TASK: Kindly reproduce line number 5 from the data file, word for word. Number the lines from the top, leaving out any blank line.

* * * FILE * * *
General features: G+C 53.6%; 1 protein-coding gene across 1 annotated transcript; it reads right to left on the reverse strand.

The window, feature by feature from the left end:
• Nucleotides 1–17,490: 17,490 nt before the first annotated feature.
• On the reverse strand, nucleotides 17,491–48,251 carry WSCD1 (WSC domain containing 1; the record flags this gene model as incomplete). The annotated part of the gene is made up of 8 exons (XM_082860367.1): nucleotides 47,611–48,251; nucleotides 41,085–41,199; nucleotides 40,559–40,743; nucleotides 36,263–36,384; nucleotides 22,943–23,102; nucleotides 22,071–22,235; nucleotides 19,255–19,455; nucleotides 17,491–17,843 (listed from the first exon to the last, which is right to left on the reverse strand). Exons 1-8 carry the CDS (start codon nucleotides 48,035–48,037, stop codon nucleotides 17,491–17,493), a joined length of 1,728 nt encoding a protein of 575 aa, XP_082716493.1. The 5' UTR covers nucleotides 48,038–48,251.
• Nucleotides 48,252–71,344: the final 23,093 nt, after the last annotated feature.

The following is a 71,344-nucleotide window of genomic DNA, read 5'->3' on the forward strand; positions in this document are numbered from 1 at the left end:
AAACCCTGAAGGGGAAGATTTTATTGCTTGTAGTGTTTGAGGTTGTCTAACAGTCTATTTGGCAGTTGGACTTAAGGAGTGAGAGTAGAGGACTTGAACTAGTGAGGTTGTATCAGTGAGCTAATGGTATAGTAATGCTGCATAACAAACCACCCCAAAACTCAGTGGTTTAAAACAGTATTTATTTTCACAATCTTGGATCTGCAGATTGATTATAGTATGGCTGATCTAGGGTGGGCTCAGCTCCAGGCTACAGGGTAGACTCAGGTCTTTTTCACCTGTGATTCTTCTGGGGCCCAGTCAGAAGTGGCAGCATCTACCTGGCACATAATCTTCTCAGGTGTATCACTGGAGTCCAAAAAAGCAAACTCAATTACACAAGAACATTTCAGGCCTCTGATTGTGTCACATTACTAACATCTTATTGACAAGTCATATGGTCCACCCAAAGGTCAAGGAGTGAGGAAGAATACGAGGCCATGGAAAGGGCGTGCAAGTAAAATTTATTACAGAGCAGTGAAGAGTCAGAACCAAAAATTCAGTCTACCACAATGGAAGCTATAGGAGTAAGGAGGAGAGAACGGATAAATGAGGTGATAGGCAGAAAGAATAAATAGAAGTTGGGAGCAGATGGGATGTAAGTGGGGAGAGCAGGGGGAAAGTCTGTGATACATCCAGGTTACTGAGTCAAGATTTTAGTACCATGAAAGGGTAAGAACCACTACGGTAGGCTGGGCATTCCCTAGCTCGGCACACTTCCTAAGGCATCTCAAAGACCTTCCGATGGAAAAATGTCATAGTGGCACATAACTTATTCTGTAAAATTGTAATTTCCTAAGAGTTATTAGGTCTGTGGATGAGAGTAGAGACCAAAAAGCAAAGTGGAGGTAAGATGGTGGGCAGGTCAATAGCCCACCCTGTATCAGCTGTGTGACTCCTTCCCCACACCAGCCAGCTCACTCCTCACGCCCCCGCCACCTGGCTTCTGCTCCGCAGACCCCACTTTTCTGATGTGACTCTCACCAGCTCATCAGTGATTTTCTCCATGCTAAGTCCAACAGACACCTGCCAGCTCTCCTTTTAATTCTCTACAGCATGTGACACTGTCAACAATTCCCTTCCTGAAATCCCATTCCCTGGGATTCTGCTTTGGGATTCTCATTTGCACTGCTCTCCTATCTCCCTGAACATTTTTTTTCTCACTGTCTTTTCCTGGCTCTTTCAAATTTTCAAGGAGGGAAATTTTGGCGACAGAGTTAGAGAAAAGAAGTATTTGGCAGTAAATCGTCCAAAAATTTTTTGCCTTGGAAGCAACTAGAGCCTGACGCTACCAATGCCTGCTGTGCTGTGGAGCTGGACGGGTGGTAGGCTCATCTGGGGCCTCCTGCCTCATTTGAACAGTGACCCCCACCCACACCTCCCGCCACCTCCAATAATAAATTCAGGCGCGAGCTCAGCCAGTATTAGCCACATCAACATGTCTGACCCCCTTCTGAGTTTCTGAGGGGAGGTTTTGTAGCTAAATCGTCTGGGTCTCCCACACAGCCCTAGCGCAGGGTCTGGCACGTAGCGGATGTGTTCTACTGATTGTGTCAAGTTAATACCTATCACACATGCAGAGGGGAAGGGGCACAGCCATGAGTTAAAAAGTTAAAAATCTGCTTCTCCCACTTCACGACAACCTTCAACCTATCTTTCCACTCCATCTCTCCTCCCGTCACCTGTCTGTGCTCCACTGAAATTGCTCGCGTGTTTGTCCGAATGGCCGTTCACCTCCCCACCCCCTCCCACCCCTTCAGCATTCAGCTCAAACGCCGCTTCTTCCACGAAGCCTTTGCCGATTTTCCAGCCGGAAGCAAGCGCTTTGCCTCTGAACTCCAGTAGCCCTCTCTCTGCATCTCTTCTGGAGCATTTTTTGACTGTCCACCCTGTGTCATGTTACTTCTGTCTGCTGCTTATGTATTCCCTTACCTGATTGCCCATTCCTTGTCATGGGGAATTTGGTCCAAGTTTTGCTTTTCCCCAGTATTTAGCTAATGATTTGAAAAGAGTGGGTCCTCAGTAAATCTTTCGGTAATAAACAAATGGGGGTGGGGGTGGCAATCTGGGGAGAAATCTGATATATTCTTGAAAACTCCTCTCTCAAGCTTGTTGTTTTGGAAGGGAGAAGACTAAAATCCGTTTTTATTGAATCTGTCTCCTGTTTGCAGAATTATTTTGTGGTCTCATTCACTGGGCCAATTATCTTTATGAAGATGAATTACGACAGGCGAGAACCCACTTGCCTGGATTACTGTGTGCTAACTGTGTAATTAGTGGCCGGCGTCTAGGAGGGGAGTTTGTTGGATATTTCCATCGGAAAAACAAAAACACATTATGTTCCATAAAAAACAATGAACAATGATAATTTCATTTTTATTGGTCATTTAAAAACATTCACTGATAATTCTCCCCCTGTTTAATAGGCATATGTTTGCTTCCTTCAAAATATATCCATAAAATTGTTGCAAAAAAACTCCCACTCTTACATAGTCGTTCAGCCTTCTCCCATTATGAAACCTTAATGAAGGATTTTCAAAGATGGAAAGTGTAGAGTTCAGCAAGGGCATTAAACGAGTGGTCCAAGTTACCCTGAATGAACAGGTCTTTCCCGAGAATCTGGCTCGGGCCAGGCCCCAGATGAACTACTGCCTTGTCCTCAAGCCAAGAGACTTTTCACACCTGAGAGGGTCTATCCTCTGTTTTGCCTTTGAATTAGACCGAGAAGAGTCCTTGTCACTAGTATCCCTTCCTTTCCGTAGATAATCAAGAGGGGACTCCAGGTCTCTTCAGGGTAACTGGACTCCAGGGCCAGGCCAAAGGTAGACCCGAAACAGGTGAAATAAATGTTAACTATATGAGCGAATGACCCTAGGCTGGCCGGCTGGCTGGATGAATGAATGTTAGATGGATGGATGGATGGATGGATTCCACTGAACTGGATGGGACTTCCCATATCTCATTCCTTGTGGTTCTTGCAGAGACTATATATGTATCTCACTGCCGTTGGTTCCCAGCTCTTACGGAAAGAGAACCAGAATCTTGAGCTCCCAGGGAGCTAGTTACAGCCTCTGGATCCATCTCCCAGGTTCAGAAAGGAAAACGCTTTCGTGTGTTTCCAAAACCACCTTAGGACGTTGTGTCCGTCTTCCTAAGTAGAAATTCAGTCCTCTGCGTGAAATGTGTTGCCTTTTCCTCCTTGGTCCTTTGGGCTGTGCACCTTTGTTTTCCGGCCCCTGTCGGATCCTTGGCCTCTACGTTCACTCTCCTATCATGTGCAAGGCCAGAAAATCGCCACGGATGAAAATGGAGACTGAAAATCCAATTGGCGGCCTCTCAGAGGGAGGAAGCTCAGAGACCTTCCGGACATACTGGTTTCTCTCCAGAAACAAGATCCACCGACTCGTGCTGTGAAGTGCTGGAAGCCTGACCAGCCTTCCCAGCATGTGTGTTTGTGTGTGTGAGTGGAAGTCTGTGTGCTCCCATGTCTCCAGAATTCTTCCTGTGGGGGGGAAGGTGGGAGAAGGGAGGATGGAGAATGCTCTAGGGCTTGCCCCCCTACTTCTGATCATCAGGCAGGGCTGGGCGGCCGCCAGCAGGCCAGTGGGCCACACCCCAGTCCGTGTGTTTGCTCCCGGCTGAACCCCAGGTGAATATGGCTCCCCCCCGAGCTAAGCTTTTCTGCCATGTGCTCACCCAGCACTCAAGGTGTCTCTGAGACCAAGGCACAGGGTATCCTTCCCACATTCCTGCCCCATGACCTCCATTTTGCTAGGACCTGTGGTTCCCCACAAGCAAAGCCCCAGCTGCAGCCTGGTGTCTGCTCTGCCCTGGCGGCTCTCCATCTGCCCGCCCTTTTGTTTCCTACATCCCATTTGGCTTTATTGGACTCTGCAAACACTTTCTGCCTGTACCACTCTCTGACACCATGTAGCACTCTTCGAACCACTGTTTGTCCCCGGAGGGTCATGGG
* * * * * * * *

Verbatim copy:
• Nucleotides 48,252–71,344: the final 23,093 nt, after the last annotated feature.